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How some students are lowering or avoiding college tuition and student loans

Dave_BerryDave_Berry CC Admissions Expert Posts: 2,579 Senior Member
"As many Americans struggle with student debt, a growing number of college-bound teenagers have found a way to sidestep as much as $44,000 in tuition expense, on average — and the loans that often go along with it.

Enrollment is growing in early college programs, which allow high school students to take college courses in 11th and 12th grade, potentially cutting the time and money spent at four-year institutions in half. All official early colleges are public." ...

https://www.usatoday.com/story/money/2018/06/30/how-some-students-lowering-avoiding-college-tuition-and-student-loans/377678002/

Replies to: How some students are lowering or avoiding college tuition and student loans

  • mom2collegekidsmom2collegekids Forum Champion Financial Aid Posts: 83,485 Forum Champion
    Yep!

    My brother’s kids have done Running Start in Washington! Saved him a lot!
  • elodyCOHelodyCOH Registered User Posts: 128 Junior Member
    Early college at University of Alabama is a great program. My son has taken classes there junior year and this summer. It is a very good deal for us.
  • hopedaisyhopedaisy Registered User Posts: 46 Junior Member
    I know students who attend a local early college program. College classes are taken via the local community college with transfer relationships to state universities. It's a good value but there are some drawbacks. Students take basic community college classes instead of AP courses which in some cases have resulted in a lower-quality education. ACT test scores at this school are lower than top high schools in the area. Also, there are issues with qualifying for financial aid if you have too many college credits when you graduate. Not all early college programs are the same. The one that is through University of Alabama sounds light years better than the one offered at my local school.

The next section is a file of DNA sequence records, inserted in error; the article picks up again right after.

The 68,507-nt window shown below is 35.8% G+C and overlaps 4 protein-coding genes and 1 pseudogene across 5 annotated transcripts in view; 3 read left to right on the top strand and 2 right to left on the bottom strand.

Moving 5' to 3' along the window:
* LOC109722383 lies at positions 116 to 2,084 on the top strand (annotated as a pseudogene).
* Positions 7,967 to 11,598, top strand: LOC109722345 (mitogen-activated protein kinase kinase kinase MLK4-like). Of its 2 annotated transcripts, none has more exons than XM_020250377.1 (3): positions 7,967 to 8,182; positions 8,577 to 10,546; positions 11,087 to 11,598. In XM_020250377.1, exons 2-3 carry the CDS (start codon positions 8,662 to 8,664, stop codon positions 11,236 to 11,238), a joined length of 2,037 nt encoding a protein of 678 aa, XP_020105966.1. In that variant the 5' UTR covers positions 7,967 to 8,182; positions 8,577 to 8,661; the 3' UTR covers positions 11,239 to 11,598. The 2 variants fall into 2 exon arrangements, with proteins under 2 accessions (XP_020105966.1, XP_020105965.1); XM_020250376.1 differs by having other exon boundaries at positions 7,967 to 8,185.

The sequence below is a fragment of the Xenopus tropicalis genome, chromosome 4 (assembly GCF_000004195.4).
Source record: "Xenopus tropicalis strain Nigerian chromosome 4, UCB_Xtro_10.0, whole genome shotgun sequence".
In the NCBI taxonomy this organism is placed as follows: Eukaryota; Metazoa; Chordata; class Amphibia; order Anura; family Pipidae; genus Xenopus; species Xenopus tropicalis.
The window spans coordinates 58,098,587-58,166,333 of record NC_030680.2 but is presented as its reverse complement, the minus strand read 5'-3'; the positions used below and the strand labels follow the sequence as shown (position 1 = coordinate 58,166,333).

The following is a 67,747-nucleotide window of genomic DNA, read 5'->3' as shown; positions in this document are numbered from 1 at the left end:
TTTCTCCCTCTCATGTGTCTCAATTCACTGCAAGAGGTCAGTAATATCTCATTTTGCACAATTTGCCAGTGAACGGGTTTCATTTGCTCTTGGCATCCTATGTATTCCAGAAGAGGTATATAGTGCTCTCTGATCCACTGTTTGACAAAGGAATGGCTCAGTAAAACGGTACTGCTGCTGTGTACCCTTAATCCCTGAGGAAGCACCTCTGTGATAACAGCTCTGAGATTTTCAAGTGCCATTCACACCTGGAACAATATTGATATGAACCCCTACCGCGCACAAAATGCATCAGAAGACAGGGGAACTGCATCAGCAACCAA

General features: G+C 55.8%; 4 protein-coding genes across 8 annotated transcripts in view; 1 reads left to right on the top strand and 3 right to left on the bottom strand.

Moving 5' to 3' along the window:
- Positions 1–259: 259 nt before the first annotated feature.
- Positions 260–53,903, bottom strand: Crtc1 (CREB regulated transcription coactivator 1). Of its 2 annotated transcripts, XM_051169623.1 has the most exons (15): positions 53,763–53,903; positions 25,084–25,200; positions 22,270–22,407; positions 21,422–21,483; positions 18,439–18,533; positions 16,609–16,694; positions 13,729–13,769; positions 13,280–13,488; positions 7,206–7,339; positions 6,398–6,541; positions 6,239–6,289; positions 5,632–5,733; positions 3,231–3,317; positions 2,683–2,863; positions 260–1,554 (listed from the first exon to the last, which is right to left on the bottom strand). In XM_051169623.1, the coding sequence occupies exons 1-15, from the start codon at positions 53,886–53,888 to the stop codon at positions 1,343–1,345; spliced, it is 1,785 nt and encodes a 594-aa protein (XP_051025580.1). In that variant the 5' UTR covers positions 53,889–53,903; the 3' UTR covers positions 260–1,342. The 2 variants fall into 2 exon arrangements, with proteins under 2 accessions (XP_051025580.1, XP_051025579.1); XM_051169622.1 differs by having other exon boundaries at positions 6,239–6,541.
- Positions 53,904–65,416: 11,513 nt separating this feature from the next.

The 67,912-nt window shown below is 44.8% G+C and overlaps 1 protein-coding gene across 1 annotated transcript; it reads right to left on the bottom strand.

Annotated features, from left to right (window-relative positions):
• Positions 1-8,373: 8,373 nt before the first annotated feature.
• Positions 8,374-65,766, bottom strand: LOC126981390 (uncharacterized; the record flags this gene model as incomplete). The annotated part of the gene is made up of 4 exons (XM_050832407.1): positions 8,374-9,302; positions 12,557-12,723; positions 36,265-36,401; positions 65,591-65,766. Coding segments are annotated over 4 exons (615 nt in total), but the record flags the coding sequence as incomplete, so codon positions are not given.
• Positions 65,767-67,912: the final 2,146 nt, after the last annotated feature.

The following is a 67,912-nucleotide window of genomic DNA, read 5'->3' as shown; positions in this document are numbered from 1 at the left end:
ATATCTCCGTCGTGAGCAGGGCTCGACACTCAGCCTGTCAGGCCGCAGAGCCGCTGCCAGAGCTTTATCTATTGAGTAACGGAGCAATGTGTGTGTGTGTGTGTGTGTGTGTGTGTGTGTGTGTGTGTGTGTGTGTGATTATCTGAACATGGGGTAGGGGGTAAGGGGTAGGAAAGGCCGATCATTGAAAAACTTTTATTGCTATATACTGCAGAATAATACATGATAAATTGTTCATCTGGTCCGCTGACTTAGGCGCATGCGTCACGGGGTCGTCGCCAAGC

• turtletimeturtletime Registered User Posts: 1,095 Senior Member
    My eldest did this. She chose not to shorten her university time (and got a financial package that allowed that) but many of her classmates finished in 3 years. I think it’s fantastic as many kids are more than capable of starting college early.
  • NJRoadieNJRoadie Forum Champion Rowan, Forum Champion TCNJ Posts: 569 Forum Champion
    Yes, my daughter brought in 29 AP credits and will graduate in 3 years with zero debt for her or us. I feel sad that we rushed her college experience, but hope that in 10 years when she is doing well financially with no college debt that it will seem worth it.
  • TigerRose88TigerRose88 Registered User Posts: 5 New Member
    I had a friend work at Americorp after he graduated, that boosted his resume, created a great network for him, as well as relieved his debt for every year he worked with them.
  • twoinanddonetwoinanddone Registered User Posts: 17,741 Senior Member
    I have suggested my daughter look into americorp to get some experience as well as the $$ to pay some of her loans (it's the same amount as a Pell grant for 1700 hours of work). She's getting a minor in museum studies and I found some assignments that are working in museums, mostly with Indian art.
  • MandalorianMandalorian Registered User Posts: 1,714 Senior Member
    Great options! There's always the military too.
  • Happytimes2001Happytimes2001 Registered User Posts: 460 Member
    This will only work when it applies to all colleges. When it applies only to state universities and a narrow range of schools then it really is just a substitute for Community College (which for many jobs and graduate programs) has a negative connotation. The AP program credits used to transfer until colleges realized that students would pursue this venue to cut a year or two off their undergraduate degree. Today many selective colleges require 8 semesters. Yes, a few will allow you to pursue a grad degree during that time but many will just place you in higher level courses. The students are getting the worst end of the deal having done the AP work and not being able to get the college credit. This should be where people put there emphasis. Force ALL schools to accept AP credit for what it is, college credit.
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